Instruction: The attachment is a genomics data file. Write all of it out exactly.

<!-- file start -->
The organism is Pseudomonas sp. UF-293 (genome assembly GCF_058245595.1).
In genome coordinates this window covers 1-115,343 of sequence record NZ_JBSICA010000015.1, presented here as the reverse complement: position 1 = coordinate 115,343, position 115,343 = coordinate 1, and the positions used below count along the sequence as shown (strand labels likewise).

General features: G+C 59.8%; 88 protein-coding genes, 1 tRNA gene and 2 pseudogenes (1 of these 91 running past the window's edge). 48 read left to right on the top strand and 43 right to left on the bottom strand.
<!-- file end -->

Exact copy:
The organism is Pseudomonas sp. UF-293 (genome assembly GCF_058245595.1).
In genome coordinates this window covers 1-115,343 of sequence record NZ_JBSICA010000015.1, presented here as the reverse complement: position 1 = coordinate 115,343, position 115,343 = coordinate 1, and the positions used below count along the sequence as shown (strand labels likewise).

General features: G+C 59.8%; 88 protein-coding genes, 1 tRNA gene and 2 pseudogenes (1 of these 91 running past the window's edge). 48 read left to right on the top strand and 43 right to left on the bottom strand.